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Grounds for Change: Reducing Noise Exposure in the Grounds Management Professions – Part 2

Posted on by Jackie DiFrancesco BA, COHC; Asha Brogan and Bryan Beamer PhD, PE, CSP

Workers in grounds management professions, which includes landscaping, lawn maintenance and horticulturists, are often exposed to hazardous noise while on the job. Part One of this summer series discussed some of the dangers of noise, including hearing loss, tinnitus (ringing in the ears), and other health issues. In addition to its negative effects on personal health, loud noise can cause annoyance and stress. When working with noisy equipment, you should be able to recognize when noise levels are unsafe and what can be done to protect yourself and other workers.

Several strategies can be used to reduce noise exposure to safe levels. The “Hierarchy of Controls” is a system that helps by ranking noise reduction methods in order of effectiveness. The inverted pyramid is organized from most effective at the top (in blue), to least effective at the bottom (in red). Landscapers can use this system to evaluate their current noise reduction methods and determine if there is a better option.

The most effective method of noise reduction is to eliminate the source of the noise, but this is not always possible. The work has to get done somehow! The next method of noise reduction is to implement a “Buy Quiet” program. This includes purchasing or renting quieter equipment to reduce worker noise exposure. This can be done when new businesses start up or when replacing older equipment. NIOSH and its industry partners are encouraging this approach in order to help protect those using loud tools as part of their jobs. Promoting the initiative also encourages manufacturers to design quieter equipment by creating a demand for quieter products. More about this program can be found in the Buy Quiet NIOSH science blog.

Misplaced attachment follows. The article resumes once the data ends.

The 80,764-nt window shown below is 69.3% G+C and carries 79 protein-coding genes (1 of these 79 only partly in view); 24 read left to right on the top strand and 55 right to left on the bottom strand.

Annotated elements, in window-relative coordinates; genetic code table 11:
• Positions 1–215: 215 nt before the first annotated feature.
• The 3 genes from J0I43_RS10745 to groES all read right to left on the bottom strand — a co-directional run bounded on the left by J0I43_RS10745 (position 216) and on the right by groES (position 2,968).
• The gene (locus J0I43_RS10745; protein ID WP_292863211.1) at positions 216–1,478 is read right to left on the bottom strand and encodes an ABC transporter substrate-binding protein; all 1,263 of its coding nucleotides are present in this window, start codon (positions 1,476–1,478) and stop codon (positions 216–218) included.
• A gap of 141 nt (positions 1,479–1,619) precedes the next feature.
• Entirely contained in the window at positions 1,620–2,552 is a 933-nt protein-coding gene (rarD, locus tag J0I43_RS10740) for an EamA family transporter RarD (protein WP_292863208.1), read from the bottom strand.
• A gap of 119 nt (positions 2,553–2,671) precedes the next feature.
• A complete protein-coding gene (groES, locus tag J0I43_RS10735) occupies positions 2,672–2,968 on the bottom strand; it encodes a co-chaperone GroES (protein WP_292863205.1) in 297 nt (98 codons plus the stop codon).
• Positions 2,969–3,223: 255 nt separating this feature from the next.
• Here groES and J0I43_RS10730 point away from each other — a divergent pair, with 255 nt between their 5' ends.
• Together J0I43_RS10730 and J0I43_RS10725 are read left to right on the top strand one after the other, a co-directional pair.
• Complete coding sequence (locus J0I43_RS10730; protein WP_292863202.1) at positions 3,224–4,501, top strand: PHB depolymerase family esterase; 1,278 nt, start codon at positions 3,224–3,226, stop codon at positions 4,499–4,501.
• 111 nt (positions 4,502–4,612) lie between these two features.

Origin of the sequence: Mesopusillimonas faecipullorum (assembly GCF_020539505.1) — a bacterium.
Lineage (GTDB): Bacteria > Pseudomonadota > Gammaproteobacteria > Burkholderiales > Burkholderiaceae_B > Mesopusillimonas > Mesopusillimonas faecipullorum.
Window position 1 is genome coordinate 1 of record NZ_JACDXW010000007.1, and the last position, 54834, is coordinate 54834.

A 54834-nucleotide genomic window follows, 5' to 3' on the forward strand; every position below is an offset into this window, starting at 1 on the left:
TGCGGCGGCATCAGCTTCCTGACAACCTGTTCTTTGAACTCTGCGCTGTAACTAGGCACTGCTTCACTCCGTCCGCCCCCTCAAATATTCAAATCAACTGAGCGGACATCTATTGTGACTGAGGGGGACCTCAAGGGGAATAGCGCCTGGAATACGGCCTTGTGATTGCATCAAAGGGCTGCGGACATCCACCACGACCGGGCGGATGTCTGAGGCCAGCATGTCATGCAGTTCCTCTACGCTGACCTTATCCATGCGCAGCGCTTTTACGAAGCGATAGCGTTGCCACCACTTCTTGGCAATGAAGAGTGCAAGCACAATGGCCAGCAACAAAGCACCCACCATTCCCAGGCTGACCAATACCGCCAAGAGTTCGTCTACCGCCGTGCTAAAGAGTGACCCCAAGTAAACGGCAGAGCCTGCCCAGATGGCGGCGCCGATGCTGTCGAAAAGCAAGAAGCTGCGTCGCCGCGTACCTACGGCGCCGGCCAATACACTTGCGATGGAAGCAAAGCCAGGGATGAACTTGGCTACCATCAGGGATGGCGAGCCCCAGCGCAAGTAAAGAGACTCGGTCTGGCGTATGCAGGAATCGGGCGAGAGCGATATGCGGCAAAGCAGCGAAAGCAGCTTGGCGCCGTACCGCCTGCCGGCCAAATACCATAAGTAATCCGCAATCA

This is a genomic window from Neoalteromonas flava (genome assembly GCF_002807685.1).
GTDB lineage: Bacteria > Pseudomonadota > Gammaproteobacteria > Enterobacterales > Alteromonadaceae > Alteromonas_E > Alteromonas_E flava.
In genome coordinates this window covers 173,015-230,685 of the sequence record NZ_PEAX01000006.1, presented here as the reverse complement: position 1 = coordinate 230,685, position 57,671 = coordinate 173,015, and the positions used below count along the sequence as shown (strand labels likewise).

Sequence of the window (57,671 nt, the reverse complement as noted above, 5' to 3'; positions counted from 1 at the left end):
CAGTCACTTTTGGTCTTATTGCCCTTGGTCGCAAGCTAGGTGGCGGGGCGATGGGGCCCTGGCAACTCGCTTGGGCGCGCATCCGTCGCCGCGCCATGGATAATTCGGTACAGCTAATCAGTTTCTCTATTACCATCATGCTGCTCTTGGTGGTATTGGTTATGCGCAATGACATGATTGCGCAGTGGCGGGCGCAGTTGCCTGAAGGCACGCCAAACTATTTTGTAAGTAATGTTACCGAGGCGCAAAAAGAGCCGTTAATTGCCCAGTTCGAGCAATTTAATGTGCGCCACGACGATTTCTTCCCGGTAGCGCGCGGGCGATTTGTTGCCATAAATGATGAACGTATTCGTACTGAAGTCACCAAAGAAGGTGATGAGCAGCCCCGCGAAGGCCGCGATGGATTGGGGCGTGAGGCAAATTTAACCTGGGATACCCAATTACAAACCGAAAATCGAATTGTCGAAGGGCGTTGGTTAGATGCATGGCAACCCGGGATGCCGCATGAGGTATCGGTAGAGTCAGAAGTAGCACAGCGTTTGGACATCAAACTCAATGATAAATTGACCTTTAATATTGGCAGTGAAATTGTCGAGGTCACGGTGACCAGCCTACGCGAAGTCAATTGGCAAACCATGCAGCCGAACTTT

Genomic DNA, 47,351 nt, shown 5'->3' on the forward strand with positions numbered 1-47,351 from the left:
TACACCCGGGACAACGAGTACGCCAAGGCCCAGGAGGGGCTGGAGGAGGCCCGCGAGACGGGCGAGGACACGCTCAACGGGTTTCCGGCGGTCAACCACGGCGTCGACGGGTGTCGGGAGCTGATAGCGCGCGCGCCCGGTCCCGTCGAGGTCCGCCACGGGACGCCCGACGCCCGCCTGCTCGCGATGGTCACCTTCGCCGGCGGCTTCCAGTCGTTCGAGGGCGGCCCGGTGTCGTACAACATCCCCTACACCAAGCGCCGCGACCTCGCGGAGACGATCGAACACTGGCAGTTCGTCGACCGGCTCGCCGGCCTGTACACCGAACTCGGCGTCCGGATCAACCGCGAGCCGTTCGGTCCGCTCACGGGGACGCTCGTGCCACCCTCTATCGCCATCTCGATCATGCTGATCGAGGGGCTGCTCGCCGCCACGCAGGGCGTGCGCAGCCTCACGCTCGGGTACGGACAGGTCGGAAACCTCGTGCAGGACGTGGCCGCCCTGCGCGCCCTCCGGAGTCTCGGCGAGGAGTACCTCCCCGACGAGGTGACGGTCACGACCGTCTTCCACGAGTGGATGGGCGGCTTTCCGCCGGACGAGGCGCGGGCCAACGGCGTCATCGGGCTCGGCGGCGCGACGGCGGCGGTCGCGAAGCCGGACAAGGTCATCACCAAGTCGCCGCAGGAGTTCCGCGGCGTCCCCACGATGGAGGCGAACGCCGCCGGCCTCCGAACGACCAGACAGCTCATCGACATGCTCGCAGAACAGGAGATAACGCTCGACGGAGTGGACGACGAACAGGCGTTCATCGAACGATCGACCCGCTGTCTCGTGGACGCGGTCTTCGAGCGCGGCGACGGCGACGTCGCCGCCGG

When eliminating noise or “Buying Quiet” is not an option, the next option is isolating workers from the noise source (for example, creating a physical barrier between the worker and the noisy equipment). Another noise reduction strategy is to limit the amount of time workers spend in loud noise (for example, by assigning workers noisy tasks for part of the day and quiet tasks for the rest of the day).

Photo© Thinkstock

Last on the hierarchy is wearing Personal Protective Equipment, or PPE. PPE for noise reduction includes hearing protection devices (HPDs) such as earplugs or earmuffs. Whenever hazardous noise is present, workers should wear HPDs to reduce their noise exposure. Even though HPDs are low on the hierarchy, when used properly they can be very effective at reducing noise to safe levels. The reason they are low on the hierarchy is that oftentimes they are not worn, or they are worn incorrectly. Workers should be trained to use their HPDs properly and to check the fit. For a guide on how to properly wear earplugs click here.  Workers also must be diligent about wearing their HPDs each and every time loud noise is present.

For grounds management professionals who use noisy tools, conditions like tinnitus and hearing loss can be a serious concern. Taking measures to protect employees from hazardous noise can help prevent these issues. The hierarchy of controls lays out the ways in which noise exposure can be reduced. Educating workers about the dangers of noise, proper use of HPDs, and purchasing quieter equipment are some of the ways to help prevent hearing issues in the long run. In the midst of the busy summer outdoor season, take a few minutes to make sure your HPD is worn correctly, visit NIOSH’S FAQ on occupational hearing loss and read more about the Buy Quiet Initiative to see if it is a possibility for your grounds management business in the future.

 

Jackie DiFrancesco BA, COHC, is a PhD candidate at the University of Connecticut and a summer fellow in the NIOSH  Division of Applied Research and Technology. 

Asha Brogan is an ORISE fellow in the NIOSH  Division of Applied Research and Technology.

Bryan Beamer PhD, PE, CSP, is  a research engineer in the NIOSH  Division of Applied Research and Technology. 

 

Posted on by Jackie DiFrancesco BA, COHC; Asha Brogan and Bryan Beamer PhD, PE, CSP

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